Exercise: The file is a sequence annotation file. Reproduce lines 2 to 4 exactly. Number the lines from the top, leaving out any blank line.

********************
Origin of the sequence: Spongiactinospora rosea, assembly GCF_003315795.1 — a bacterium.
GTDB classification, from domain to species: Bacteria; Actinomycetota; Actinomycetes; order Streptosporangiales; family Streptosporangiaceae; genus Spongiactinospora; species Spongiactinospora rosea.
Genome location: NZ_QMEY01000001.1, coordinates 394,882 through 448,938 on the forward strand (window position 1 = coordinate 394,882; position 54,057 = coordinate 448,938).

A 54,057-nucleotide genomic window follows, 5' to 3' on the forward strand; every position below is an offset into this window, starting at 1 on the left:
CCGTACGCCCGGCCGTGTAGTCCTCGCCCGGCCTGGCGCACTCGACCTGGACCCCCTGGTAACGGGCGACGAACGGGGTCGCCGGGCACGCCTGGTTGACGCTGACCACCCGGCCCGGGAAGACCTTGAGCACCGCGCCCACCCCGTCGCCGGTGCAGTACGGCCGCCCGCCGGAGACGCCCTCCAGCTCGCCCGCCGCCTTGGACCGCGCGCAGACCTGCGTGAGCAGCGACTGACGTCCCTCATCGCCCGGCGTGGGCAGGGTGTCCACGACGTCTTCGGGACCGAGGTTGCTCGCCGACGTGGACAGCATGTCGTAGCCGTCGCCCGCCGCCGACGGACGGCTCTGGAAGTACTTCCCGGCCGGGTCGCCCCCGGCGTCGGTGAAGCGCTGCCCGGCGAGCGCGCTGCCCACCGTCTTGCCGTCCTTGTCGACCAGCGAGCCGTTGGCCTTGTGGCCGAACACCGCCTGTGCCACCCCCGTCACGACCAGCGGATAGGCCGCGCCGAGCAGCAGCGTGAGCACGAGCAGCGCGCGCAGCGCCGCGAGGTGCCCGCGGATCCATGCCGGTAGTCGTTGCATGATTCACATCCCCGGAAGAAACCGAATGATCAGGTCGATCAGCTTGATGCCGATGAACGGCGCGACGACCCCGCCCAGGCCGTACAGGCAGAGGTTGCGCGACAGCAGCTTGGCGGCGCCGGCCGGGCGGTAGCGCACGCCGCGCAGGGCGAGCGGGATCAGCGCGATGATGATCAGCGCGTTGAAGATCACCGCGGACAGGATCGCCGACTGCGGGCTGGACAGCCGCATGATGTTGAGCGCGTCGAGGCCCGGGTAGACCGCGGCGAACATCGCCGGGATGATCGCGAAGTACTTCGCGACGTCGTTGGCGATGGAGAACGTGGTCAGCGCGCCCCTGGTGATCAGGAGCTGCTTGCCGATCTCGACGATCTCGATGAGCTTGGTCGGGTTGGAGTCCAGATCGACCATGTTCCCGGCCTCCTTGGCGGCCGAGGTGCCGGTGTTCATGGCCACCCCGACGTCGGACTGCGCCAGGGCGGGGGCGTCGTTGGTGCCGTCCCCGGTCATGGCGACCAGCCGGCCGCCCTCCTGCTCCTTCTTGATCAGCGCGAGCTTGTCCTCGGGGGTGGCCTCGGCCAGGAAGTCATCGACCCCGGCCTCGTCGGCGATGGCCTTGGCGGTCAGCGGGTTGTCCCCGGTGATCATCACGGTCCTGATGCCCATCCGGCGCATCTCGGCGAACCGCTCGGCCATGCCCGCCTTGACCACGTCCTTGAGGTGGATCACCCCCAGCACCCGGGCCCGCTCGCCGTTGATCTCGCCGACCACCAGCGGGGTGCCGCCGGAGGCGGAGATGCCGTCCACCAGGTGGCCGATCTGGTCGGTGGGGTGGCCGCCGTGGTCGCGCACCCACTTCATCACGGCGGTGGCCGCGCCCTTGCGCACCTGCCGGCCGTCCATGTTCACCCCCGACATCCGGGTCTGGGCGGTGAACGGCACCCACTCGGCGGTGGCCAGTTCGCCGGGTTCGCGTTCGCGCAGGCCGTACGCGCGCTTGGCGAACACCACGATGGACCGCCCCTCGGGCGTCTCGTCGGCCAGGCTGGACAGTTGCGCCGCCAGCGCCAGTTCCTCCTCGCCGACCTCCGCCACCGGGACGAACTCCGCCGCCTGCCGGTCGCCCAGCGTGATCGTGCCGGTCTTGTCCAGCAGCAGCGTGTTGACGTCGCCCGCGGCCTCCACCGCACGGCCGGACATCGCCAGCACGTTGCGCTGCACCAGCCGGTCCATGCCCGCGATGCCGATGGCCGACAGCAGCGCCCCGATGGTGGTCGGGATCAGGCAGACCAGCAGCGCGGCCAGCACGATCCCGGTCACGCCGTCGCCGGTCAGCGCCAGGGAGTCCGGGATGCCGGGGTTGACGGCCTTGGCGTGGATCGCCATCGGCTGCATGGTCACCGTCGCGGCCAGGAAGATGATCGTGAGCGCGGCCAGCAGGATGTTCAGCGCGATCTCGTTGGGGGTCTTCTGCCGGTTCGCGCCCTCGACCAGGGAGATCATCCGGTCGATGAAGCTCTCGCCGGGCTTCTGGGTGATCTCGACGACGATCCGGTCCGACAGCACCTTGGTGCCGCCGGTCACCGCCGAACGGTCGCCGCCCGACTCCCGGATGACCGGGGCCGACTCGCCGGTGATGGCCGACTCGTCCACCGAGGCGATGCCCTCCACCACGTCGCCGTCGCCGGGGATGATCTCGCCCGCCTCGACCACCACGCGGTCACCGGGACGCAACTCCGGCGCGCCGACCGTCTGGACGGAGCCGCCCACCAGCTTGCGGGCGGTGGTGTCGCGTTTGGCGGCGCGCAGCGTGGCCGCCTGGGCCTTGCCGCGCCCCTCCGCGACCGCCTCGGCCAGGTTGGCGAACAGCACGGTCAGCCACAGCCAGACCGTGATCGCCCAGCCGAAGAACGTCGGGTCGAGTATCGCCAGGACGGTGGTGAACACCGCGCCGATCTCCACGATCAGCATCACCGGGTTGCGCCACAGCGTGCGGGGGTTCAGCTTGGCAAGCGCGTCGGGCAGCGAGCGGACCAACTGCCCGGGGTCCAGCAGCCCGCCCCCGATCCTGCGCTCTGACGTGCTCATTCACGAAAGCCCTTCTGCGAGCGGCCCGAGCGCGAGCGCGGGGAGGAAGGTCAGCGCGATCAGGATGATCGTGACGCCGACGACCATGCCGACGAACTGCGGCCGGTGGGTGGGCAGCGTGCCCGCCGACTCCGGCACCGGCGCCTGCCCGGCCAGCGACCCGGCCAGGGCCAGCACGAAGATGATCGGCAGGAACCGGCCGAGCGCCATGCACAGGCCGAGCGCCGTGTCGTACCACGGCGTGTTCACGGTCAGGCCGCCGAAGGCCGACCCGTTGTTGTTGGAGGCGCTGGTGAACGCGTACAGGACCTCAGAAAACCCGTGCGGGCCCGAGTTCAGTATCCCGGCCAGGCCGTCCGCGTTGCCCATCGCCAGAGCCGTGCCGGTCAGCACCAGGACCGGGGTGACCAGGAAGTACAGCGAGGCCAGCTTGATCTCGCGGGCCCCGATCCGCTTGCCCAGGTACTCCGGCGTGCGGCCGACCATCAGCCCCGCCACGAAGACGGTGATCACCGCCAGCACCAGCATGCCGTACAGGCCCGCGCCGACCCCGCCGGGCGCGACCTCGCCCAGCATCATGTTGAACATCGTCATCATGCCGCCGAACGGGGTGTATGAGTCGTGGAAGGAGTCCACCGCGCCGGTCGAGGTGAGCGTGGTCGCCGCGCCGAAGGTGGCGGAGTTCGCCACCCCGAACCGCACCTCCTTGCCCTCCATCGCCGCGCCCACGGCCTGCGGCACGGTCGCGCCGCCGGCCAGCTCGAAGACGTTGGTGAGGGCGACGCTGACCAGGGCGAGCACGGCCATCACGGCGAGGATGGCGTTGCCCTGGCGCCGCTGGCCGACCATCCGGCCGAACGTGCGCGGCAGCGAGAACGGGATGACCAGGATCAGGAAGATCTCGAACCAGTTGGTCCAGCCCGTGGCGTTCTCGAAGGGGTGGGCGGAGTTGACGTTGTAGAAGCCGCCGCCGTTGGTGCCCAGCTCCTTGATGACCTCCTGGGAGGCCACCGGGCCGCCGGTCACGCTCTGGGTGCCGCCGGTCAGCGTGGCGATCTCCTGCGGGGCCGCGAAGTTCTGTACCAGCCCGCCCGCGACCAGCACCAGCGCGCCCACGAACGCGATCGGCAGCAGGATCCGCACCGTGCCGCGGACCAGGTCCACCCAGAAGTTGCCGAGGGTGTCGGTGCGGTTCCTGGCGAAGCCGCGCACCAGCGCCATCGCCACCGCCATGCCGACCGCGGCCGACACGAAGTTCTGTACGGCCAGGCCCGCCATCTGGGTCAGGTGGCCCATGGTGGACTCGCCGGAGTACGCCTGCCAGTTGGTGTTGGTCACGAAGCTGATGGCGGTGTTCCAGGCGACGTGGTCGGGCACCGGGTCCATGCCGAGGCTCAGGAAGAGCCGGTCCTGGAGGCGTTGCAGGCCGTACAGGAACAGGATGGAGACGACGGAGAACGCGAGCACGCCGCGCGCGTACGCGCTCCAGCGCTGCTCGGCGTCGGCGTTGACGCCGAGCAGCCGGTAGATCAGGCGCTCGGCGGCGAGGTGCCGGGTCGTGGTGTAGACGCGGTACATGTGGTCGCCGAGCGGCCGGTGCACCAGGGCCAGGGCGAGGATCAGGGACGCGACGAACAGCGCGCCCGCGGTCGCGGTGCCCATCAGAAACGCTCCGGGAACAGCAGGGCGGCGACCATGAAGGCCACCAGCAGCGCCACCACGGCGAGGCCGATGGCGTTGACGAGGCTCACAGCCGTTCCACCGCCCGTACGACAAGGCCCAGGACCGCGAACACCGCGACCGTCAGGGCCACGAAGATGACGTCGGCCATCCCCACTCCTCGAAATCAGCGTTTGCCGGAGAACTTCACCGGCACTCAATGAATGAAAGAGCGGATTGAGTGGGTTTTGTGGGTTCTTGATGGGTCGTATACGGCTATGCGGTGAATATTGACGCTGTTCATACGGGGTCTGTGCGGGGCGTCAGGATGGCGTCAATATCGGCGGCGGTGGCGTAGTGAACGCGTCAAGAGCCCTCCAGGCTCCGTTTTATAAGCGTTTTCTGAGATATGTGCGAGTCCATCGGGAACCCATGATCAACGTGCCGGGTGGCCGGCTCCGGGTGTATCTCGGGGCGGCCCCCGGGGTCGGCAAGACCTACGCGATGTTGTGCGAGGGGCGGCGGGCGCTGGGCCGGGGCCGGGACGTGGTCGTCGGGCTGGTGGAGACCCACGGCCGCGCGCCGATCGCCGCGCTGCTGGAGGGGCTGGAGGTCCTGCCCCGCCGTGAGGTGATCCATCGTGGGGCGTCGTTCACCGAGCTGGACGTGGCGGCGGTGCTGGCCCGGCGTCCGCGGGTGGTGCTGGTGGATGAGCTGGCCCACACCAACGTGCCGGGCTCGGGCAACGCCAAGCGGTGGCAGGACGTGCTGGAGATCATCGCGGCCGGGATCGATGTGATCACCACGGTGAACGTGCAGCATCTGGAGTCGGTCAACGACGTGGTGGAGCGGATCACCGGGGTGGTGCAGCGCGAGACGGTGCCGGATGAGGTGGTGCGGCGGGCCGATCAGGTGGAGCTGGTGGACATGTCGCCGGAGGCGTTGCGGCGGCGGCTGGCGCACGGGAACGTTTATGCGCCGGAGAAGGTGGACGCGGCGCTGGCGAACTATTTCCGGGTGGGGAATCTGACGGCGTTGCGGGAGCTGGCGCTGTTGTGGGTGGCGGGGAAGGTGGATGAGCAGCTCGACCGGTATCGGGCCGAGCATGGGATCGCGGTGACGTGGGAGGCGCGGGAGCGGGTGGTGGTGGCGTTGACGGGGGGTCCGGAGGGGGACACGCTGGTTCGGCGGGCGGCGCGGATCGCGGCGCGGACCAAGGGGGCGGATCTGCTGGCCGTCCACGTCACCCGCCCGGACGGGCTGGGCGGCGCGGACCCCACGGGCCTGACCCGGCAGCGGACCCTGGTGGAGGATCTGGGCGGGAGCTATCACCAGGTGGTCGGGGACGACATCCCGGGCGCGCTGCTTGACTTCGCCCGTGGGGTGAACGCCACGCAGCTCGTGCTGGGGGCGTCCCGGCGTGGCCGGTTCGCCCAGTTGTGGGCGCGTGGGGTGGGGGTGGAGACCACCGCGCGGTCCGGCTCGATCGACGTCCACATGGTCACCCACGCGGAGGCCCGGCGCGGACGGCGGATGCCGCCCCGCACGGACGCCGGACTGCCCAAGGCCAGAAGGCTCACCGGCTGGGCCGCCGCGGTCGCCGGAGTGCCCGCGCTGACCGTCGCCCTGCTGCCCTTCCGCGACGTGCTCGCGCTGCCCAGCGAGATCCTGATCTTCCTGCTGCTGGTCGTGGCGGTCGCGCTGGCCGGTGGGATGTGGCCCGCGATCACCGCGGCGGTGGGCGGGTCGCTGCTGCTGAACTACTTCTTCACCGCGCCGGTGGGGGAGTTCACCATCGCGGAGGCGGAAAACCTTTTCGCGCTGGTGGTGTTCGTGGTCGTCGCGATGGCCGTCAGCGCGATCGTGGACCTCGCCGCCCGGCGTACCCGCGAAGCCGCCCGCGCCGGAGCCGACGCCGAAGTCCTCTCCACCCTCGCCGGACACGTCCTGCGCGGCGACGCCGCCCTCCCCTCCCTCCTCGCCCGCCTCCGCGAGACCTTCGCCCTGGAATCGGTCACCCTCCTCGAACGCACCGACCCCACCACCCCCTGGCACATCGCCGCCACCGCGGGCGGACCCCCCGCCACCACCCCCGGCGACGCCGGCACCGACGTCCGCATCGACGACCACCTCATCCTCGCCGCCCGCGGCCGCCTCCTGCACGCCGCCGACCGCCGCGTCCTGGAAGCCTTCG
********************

GTDB classification, from domain to species: Bacteria; Actinomycetota; Actinomycetes; order Streptosporangiales; family Streptosporangiaceae; genus Spongiactinospora; species Spongiactinospora rosea.
Genome location: NZ_QMEY01000001.1, coordinates 394,882 through 448,938 on the forward strand (window position 1 = coordinate 394,882; position 54,057 = coordinate 448,938).

A 54,057-nucleotide genomic window follows, 5' to 3' on the forward strand; every position below is an offset into this window, starting at 1 on the left: